9, January 2017
Since 2016 Southern Cameroons has been experiencing a wave of anti-government protests unleashed by hatred for the Biya Francophone Beti Ewondo regime. Anglophone Cameroonians say Francophones have taken over their country and were systematically destroying their Anglo-Saxon heritage. Many people have been killed in Kumba, Bamenda, Buea and Kumbo.
Anti-government demonstrations rocked the Universities of Buea and Bamenda. It was followed by an industrial action staged by Common Law Lawyers and the Anglophone Teachers Trade Unions. Thousands of demonstrators went on to the streets calling on the Yaounde regime to embrace political reform and to stop killing protesters. Southern Cameroonians also demanded the release of all those arrested and respect for justice and the rule of law. However, the response from the Francophone dominated security forces, which used live ammunition against protesters, led to the death of many unarmed people.
Although the government security apparatus reported that the demonstrations had been contained and the 83 year Head of State described the protesters as “extremist and manipulators”, the current political situation in British Southern Cameroons has become volatile. Our intelligence officers have all reported that things are fast changing and developments have become increasingly unpredictable. The leaders of the various trade unions have metamorphosed into a consortium and are said to be busy devising alternative methods of protest that range from weakening the Francophone government institutions through staying at home and not operating businesses to organizing a Diaspora-based grand solidarity rally. The ghost town being observe today in Southern Cameroons has so far been a huge success.
Some conclusions could be drawn following the failure on the part of the Francophone government to halt the ghost town operation. Firstly, these new generations of Anglophones have lost faith in the ONE Cameroun concept. Secondly, the so-called Anglophone political elites militating with the ruling CPDM party no longer have legitimate authority in Southern Cameroons. And thirdly, Cameroon as a nation has entered its last journey of many dangers.
In Mamfe, a town that hosted the 1953 Conference after the Eastern Regional Crisis at Enugu which eventually paved the way for reunification, Southern Cameroonians refused to sing the national anthem. To be sure, Manyu Division has shut down completely today Monday the 9th of January in support of the Anglophone nationalism. In Mundemba, even the lame and the blind joined in anti La Republique protest. In Kumba, Buea, Bamenda and Kumbo where the first demonstrations took place, residents have resorted to a new mode of protest – staying at home. The streets of all major towns and cities in Southern Cameroons are now deserted and workers are staying at home and business remained closed.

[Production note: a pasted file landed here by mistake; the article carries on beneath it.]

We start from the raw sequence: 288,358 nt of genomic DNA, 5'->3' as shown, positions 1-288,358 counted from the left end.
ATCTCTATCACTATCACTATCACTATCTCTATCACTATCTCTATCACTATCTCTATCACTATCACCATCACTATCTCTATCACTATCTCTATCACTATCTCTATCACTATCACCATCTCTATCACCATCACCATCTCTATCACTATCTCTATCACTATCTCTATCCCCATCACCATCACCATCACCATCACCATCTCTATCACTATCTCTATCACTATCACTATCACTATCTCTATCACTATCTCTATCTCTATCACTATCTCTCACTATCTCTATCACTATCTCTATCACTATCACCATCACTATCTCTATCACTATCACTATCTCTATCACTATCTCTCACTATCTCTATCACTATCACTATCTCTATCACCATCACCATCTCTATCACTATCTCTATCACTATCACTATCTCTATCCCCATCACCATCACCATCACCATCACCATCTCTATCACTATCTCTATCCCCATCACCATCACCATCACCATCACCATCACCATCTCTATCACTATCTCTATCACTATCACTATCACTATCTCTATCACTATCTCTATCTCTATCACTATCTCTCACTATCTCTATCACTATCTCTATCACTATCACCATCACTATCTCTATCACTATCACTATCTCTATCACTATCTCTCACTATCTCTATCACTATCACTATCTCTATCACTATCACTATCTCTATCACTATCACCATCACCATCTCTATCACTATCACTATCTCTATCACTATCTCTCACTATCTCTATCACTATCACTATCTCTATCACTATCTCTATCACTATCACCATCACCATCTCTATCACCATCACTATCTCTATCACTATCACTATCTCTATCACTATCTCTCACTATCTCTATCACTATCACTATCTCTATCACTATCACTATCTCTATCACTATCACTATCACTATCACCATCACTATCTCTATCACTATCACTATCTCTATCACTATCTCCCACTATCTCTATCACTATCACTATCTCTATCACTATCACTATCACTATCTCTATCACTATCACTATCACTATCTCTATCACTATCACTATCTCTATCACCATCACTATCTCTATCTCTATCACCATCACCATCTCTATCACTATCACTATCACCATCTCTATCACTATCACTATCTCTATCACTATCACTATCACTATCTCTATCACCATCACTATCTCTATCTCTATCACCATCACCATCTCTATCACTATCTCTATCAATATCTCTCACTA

We of the Cameroon Concord News Group understand that Southern Cameroonians have opted for this type of protest because their leaders demanded an answer from the Francophone government, but the response was one of bullets in return. This peaceful ghost town method of protest demonstrates a complete rejection of the Biya Francophone Beti Ewondo regime by Southern Cameroonians. The ghost town protest is an indication of the increasing maturity of the leaders of the Consortium.
The Yaounde regime is planning to blocked internet connection and access to social media tools. But some experts have argued that this may attract the use of proxy servers. Cameroun’s Minister of Communications and government spokesman has repeatedly claimed that that social media had been used to churn out false information, mostly seditious remarks, trying to agitate people against security forces. There are growing numbers of Anglophone news websites all supporting the creation of a Southern Cameroons state.
Cameroon government receives billions of dollars annually from international donors and has remained a key strategic partner of the West, particularly the US and the French, in the ‘war against Boko Haram terror. This financial support has been toughening the regime’s resolve to silence Anglophone dissenting voices. The French and the US approach of tiptoeing around human right violations in Cameroun and its continued support for the Biya regime has been stirring up anger among even Francophone sections of the country. The US, the EU including the Roman Catholic Church are supporting a regime – which they know is clearly undemocratic and is the very cause of the state terrorism we now observe in Southern Cameroons.
Ever since the police atrocities in Bamenda, Buea Kumba and Kumbo, no pressure has been put on the regime to allow for credible investigation into the rapes and killings. Not a single UN official has demanded access to visit the affected areas to establish what really happened in Southern Cameroons. Minister Issa Tchiroma is always ready to inform international public opinion that the government has its own system of checks and balances and that Cameroun’s own Human Rights Commission was doing its job in investigating and publicizing the human rights situation in the country.
The regime supported by Anglophones such as Ghogomu Paul Minglo is still in denial of the injustice its policies have resulted in. With the success of today’s ghost town, President Biya now has the opportunity to change La Republique’s approach – otherwise if the situation is left to fester, there will be more outbursts, more unrest, more protests and perhaps more violence.
By Soter Tarh Agbaw-Ebai
Cameroon Concord News Group